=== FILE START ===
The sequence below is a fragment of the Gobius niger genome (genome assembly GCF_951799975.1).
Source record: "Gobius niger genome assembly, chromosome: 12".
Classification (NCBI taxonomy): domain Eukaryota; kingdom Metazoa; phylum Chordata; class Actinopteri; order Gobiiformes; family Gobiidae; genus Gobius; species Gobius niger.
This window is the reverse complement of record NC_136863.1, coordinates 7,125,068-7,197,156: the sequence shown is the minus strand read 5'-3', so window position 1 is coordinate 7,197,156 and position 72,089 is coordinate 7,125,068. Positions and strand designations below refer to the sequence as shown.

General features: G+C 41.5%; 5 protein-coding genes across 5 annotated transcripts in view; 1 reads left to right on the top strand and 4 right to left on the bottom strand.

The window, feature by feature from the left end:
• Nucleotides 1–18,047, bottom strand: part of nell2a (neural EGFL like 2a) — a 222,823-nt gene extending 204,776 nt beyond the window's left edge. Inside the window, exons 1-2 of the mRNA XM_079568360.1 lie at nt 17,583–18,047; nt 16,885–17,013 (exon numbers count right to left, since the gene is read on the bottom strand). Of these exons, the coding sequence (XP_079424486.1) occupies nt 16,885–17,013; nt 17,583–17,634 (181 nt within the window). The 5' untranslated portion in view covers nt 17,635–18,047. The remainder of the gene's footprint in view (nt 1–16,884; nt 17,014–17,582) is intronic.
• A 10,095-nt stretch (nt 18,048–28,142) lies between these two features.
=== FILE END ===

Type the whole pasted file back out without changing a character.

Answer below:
The sequence below is a fragment of the Gobius niger genome (genome assembly GCF_951799975.1).
Source record: "Gobius niger genome assembly, chromosome: 12".
Classification (NCBI taxonomy): domain Eukaryota; kingdom Metazoa; phylum Chordata; class Actinopteri; order Gobiiformes; family Gobiidae; genus Gobius; species Gobius niger.
This window is the reverse complement of record NC_136863.1, coordinates 7,125,068-7,197,156: the sequence shown is the minus strand read 5'-3', so window position 1 is coordinate 7,197,156 and position 72,089 is coordinate 7,125,068. Positions and strand designations below refer to the sequence as shown.

General features: G+C 41.5%; 5 protein-coding genes across 5 annotated transcripts in view; 1 reads left to right on the top strand and 4 right to left on the bottom strand.

The window, feature by feature from the left end:
• Nucleotides 1–18,047, bottom strand: part of nell2a (neural EGFL like 2a) — a 222,823-nt gene extending 204,776 nt beyond the window's left edge. Inside the window, exons 1-2 of the mRNA XM_079568360.1 lie at nt 17,583–18,047; nt 16,885–17,013 (exon numbers count right to left, since the gene is read on the bottom strand). Of these exons, the coding sequence (XP_079424486.1) occupies nt 16,885–17,013; nt 17,583–17,634 (181 nt within the window). The 5' untranslated portion in view covers nt 17,635–18,047. The remainder of the gene's footprint in view (nt 1–16,884; nt 17,014–17,582) is intronic.
• A 10,095-nt stretch (nt 18,048–28,142) lies between these two features.